(Service number 78520)
|Aliases||Enlisted as John MAXFIELD; birth & death registered as John James MAXFIELD|
|First Rank||Private||Last Rank||Private|
|Date||26 October 1882||Place of Birth||Glenmaggie, Victoria, Australia|
|Date||12 October 1917||Age||34 years|
|Address at Enlistment||Waihao Downs, Waimate|
|Previous Military Experience|
|Next of Kin||H. MAXFIELD (brother), Post-office, Ngatapa, Poverty Bay, New Zealand; Henry MAXFIELD (father), "Tinambra", Gippsland, Victoria, Australia|
|Religion||Church of England|
|Served with||NZ Armed Forces||Served in||Army|
|Body on Embarkation||New Zealand Expeditionary Force|
|Unit, Squadron, or Ship||39th Reinforcements, A Company|
|Date||13 June 1918|
|Embarked From||Destination||Liverpool, Merseyside, England|
|Other Units Served With|
|Last Unit Served With||Canterbury Regiment|
Award Circumstances and Date
Prisoner of War Information
|Date of Capture|
|Where Captured and by Whom|
|Actions Prior to Capture|
|PoW Serial Number|
Hospitals, Wounds, Diseases and Illnesses
|Date||11 June 1919||Age||36 years|
|Place of Death||Gisborne|
|Memorial or Cemetery||Taruheru Cemetery, Gisborne|
|Memorial Reference||Block S, Plot 4|
|New Zealand Memorials|
John Maxfield was born – as John James Maxfield - on 26 October 1882 at Glenmaggie, Victoria, Australia, the second son of Henry Herbert and Mary (née Sandford) Maxfield.
John was a farm labourer for W. Black at Waihao Downs, Waimate, when he enlisted on 12 October 1917 at Timaru. His name had featured in the final calling up of the First Division of Reservists for the South Canterbury Recruiting District at the beginning of October. There was J. Maxfield among the men who would form South Canterbury’s quota for the 35A Reinforcements and were to leave Timaru for camp on 12 November 1917. They were given a public social on the Bay on 8 November and a brief farewell at the Drill Shed before leaving. He named his older brother as next-of-kin – H. Maxfield, Post-office, Ngatapa, Poverty Bay. Herbert had enlisted at Gisborne in October 1914, having been in New Zealand for 12 years. John’s father was also named – Henry Maxfield, “Tinambra”, Gippsland, Victoria.
But, at the Timaru sitting of the South Canterbury Military Service Appeal Board on 22 January 1918, John Maxfield, farmer, Waihao Downs, said that he was right in the middle of harvesting and wanted till April. He was allowed till 1 April. Come 5 April 1918 and J. Maxfield was in the South Canterbury quota of the Fortieth Reinforcements who left for camp. The Band of the 2nd (S.C.) Regiment played the recruits to the station.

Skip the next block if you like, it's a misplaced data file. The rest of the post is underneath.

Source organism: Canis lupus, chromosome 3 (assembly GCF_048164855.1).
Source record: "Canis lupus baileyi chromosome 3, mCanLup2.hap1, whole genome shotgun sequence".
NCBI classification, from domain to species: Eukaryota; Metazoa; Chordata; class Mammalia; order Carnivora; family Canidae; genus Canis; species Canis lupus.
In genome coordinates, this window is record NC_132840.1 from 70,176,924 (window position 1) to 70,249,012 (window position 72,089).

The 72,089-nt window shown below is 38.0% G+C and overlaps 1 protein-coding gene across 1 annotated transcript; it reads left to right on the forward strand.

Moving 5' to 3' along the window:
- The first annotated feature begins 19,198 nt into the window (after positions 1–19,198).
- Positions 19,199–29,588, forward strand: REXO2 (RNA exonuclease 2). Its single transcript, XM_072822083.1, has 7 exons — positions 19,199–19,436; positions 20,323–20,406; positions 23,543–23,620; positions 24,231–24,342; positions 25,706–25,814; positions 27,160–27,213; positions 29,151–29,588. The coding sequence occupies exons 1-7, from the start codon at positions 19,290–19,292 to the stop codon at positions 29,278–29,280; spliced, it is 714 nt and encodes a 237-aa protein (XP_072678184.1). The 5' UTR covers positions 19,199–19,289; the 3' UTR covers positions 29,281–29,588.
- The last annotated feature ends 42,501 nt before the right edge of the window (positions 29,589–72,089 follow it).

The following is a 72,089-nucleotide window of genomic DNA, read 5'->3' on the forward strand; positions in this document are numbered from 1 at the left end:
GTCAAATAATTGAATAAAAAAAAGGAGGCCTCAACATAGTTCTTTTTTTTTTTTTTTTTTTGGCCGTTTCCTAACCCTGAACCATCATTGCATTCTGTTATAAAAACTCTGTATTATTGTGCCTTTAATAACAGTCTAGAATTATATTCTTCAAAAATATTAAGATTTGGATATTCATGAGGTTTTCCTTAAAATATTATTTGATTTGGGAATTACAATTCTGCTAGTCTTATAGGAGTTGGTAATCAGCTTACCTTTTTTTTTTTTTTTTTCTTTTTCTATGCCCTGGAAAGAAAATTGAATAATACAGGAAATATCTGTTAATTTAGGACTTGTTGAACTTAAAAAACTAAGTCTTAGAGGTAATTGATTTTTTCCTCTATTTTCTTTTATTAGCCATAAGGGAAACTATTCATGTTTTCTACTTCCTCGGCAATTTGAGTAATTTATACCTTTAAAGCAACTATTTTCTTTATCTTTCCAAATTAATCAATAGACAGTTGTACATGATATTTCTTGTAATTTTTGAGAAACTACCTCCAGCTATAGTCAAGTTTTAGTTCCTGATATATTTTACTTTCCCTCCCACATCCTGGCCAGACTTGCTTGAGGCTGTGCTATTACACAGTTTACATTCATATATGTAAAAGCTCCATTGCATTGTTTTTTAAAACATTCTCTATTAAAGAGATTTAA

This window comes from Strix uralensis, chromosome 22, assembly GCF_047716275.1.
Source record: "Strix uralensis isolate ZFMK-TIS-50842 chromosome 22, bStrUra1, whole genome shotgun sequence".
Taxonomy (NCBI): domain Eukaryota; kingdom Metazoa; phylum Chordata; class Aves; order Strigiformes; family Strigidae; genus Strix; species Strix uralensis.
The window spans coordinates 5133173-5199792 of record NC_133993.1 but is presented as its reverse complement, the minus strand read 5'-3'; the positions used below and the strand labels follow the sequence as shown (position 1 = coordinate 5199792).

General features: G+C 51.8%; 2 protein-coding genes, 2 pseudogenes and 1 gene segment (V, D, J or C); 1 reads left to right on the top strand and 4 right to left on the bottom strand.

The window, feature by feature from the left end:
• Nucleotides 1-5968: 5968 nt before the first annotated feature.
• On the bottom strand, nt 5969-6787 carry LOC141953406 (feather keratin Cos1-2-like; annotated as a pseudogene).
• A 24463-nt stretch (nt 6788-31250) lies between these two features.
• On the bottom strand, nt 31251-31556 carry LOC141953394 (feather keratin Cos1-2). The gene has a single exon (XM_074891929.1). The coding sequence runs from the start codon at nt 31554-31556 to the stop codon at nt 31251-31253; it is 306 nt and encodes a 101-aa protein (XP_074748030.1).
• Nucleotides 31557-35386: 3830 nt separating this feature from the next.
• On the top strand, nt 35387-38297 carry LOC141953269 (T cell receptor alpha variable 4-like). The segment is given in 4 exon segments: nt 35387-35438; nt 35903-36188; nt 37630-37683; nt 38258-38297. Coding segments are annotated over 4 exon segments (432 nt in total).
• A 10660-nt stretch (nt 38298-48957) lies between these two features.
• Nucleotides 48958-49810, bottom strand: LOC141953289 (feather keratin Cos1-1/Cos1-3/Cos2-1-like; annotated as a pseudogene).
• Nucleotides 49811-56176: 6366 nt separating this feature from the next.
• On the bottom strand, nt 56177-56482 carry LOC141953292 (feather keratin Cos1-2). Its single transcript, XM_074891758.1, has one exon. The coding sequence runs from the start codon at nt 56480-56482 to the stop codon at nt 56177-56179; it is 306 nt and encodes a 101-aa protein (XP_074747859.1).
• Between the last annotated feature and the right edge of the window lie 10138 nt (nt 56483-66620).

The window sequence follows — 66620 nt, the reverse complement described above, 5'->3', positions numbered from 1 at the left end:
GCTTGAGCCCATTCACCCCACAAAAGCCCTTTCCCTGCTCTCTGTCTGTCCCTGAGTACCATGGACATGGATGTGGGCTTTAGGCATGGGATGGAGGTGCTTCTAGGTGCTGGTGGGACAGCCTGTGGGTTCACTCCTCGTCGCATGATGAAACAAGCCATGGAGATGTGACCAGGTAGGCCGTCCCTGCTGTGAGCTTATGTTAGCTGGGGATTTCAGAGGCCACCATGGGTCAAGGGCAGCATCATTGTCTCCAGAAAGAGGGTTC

Private J. Maxfield embarked with the 39thy Reinforcements by the “Athenic” on 13 June 1918, headed for Liverpool, England. After service in France, he embarked at Tilbury on 12 March 1919 to return to New Zealand by the “Corinthic”. Disembarking at Lyttelton on 22 April, he arrived at Gisborne, where his brother lived, on 27 April. He had not been discharged and was not employed.
All too soon, tragedy struck. On 11 June 1919 John Maxfield showed signs of delirium tremens and was lodged in the police cells at Gisborne. He was suffering from delusions and, it was alleged, had been drinking heavily, something which had occurred only since his return from the Front. He was usually of very sober habits. He “complained that people were going to kill him and he wanted protection, readily accepting the offer of accommodation at the police station.” After two hours in the cells, he was found to be dead, death resulting from strangulation by his braces. He had shown no signs of suicide. At the inquest, the secretary of the Returned Soldiers’ Association asked that men not be discharged until they were medically fit. He had seen quite a number of such cases – “men who were apparently fit, but suffering from mental stress at times.” The verdict was that deceased had committed suicide during a fit of temporary mental aberration.
John James Maxfield died on 11 June 1919 at Gisborne and was buried at the Tareheru Cemetery. Private John Maxfield, No. 78520, was accorded a military funeral, with a firing party and the sounding of the “Last Post”. Gisborne returned soldiers and others were asked to attend and form a firing party at his funeral. He was interred in the Services section of the cemetery, his grave marked by a services stone.
Auckland War Memorial Museum Cenotaph Database [21 October 2021]; Timaru Herald, 2 October 1917, 8 November 1917, 23 January 1918, 4 April 1918, Press, 2 October 1917, Evening Post, 12 June 1919, Poverty Bay Herald, 12 & 14 June 1919, Gisborne Times, 13 June 1919, NZ Truth, 28 June 1919 (Papers Past) [20 & 22 October 2021]; Taruheru Cemetery headstone image & burial record (Gisborne District Council) [21 October 2021]
No documents available.
Researched and Written by
Teresa Scott, SC branch NZSG
Currently Assigned to
Licensed under a Creative Commons Attribution-NonCommercial 4.0 International License unless otherwise stated.
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